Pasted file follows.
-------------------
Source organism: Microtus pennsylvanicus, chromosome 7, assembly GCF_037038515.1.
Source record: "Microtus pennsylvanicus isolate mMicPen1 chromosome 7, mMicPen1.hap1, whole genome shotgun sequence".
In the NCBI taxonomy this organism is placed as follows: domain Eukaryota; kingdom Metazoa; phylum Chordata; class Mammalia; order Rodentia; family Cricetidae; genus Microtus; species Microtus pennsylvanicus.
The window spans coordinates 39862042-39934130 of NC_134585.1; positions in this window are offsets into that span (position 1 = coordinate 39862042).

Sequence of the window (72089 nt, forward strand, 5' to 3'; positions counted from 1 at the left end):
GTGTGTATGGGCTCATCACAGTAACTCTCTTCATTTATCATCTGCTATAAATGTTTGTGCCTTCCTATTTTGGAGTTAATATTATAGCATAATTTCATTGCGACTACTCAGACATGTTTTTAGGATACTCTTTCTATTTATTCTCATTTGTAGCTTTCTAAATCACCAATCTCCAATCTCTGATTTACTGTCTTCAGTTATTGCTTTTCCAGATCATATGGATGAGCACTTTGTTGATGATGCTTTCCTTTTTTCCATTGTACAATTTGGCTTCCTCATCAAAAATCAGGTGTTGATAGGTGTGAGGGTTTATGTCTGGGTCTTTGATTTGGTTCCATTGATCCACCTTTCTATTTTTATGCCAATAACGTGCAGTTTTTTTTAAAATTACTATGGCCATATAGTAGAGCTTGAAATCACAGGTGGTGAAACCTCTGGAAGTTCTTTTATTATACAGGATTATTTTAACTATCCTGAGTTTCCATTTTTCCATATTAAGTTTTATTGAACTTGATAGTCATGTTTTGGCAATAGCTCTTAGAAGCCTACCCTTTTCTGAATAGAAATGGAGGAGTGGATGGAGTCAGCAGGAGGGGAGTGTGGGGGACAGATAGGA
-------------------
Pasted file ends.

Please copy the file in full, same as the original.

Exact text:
Source organism: Microtus pennsylvanicus, chromosome 7, assembly GCF_037038515.1.
Source record: "Microtus pennsylvanicus isolate mMicPen1 chromosome 7, mMicPen1.hap1, whole genome shotgun sequence".
In the NCBI taxonomy this organism is placed as follows: domain Eukaryota; kingdom Metazoa; phylum Chordata; class Mammalia; order Rodentia; family Cricetidae; genus Microtus; species Microtus pennsylvanicus.
The window spans coordinates 39862042-39934130 of NC_134585.1; positions in this window are offsets into that span (position 1 = coordinate 39862042).

Sequence of the window (72089 nt, forward strand, 5' to 3'; positions counted from 1 at the left end):
GTGTGTATGGGCTCATCACAGTAACTCTCTTCATTTATCATCTGCTATAAATGTTTGTGCCTTCCTATTTTGGAGTTAATATTATAGCATAATTTCATTGCGACTACTCAGACATGTTTTTAGGATACTCTTTCTATTTATTCTCATTTGTAGCTTTCTAAATCACCAATCTCCAATCTCTGATTTACTGTCTTCAGTTATTGCTTTTCCAGATCATATGGATGAGCACTTTGTTGATGATGCTTTCCTTTTTTCCATTGTACAATTTGGCTTCCTCATCAAAAATCAGGTGTTGATAGGTGTGAGGGTTTATGTCTGGGTCTTTGATTTGGTTCCATTGATCCACCTTTCTATTTTTATGCCAATAACGTGCAGTTTTTTTTAAAATTACTATGGCCATATAGTAGAGCTTGAAATCACAGGTGGTGAAACCTCTGGAAGTTCTTTTATTATACAGGATTATTTTAACTATCCTGAGTTTCCATTTTTCCATATTAAGTTTTATTGAACTTGATAGTCATGTTTTGGCAATAGCTCTTAGAAGCCTACCCTTTTCTGAATAGAAATGGAGGAGTGGATGGAGTCAGCAGGAGGGGAGTGTGGGGGACAGATAGGA